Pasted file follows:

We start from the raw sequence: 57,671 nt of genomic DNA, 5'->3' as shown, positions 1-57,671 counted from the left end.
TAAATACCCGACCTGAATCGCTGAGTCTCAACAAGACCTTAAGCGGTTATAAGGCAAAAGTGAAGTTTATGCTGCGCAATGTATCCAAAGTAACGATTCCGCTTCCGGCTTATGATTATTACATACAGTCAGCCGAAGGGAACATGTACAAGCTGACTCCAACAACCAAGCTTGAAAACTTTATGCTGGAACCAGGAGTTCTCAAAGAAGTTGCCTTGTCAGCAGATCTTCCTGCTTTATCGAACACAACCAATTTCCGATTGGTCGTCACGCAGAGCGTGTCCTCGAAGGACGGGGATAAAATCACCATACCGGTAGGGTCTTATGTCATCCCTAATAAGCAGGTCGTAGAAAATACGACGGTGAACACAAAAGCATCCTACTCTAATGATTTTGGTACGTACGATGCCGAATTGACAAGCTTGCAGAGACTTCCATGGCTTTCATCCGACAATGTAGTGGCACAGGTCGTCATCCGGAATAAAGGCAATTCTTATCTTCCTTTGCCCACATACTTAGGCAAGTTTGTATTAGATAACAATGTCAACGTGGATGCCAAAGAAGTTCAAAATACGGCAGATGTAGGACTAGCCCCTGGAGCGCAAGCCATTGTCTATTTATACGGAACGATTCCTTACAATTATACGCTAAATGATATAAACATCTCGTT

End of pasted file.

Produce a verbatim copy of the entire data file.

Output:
We start from the raw sequence: 57,671 nt of genomic DNA, 5'->3' as shown, positions 1-57,671 counted from the left end.
TAAATACCCGACCTGAATCGCTGAGTCTCAACAAGACCTTAAGCGGTTATAAGGCAAAAGTGAAGTTTATGCTGCGCAATGTATCCAAAGTAACGATTCCGCTTCCGGCTTATGATTATTACATACAGTCAGCCGAAGGGAACATGTACAAGCTGACTCCAACAACCAAGCTTGAAAACTTTATGCTGGAACCAGGAGTTCTCAAAGAAGTTGCCTTGTCAGCAGATCTTCCTGCTTTATCGAACACAACCAATTTCCGATTGGTCGTCACGCAGAGCGTGTCCTCGAAGGACGGGGATAAAATCACCATACCGGTAGGGTCTTATGTCATCCCTAATAAGCAGGTCGTAGAAAATACGACGGTGAACACAAAAGCATCCTACTCTAATGATTTTGGTACGTACGATGCCGAATTGACAAGCTTGCAGAGACTTCCATGGCTTTCATCCGACAATGTAGTGGCACAGGTCGTCATCCGGAATAAAGGCAATTCTTATCTTCCTTTGCCCACATACTTAGGCAAGTTTGTATTAGATAACAATGTCAACGTGGATGCCAAAGAAGTTCAAAATACGGCAGATGTAGGACTAGCCCCTGGAGCGCAAGCCATTGTCTATTTATACGGAACGATTCCTTACAATTATACGCTAAATGATATAAACATCTCGTT